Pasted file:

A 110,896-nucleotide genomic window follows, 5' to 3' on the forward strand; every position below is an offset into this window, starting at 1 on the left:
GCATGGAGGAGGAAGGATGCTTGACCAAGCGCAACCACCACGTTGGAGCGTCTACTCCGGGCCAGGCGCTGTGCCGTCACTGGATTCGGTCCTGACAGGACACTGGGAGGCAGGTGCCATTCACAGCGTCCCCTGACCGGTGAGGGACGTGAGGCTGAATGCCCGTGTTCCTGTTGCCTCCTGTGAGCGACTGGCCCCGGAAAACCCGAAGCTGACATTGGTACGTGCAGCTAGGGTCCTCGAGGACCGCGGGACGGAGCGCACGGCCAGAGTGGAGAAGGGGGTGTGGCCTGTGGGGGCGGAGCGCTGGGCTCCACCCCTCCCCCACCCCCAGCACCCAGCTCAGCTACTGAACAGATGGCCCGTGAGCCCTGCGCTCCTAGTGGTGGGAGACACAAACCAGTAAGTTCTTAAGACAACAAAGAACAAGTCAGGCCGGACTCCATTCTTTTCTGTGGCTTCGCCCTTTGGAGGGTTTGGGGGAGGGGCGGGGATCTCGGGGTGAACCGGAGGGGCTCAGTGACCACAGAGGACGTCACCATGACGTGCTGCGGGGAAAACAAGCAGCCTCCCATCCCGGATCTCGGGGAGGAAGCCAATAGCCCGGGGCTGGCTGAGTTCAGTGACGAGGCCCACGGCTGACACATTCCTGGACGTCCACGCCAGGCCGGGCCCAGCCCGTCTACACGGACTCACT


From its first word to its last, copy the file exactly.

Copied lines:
A 110,896-nucleotide genomic window follows, 5' to 3' on the forward strand; every position below is an offset into this window, starting at 1 on the left:
GCATGGAGGAGGAAGGATGCTTGACCAAGCGCAACCACCACGTTGGAGCGTCTACTCCGGGCCAGGCGCTGTGCCGTCACTGGATTCGGTCCTGACAGGACACTGGGAGGCAGGTGCCATTCACAGCGTCCCCTGACCGGTGAGGGACGTGAGGCTGAATGCCCGTGTTCCTGTTGCCTCCTGTGAGCGACTGGCCCCGGAAAACCCGAAGCTGACATTGGTACGTGCAGCTAGGGTCCTCGAGGACCGCGGGACGGAGCGCACGGCCAGAGTGGAGAAGGGGGTGTGGCCTGTGGGGGCGGAGCGCTGGGCTCCACCCCTCCCCCACCCCCAGCACCCAGCTCAGCTACTGAACAGATGGCCCGTGAGCCCTGCGCTCCTAGTGGTGGGAGACACAAACCAGTAAGTTCTTAAGACAACAAAGAACAAGTCAGGCCGGACTCCATTCTTTTCTGTGGCTTCGCCCTTTGGAGGGTTTGGGGGAGGGGCGGGGATCTCGGGGTGAACCGGAGGGGCTCAGTGACCACAGAGGACGTCACCATGACGTGCTGCGGGGAAAACAAGCAGCCTCCCATCCCGGATCTCGGGGAGGAAGCCAATAGCCCGGGGCTGGCTGAGTTCAGTGACGAGGCCCACGGCTGACACATTCCTGGACGTCCACGCCAGGCCGGGCCCAGCCCGTCTACACGGACTCACT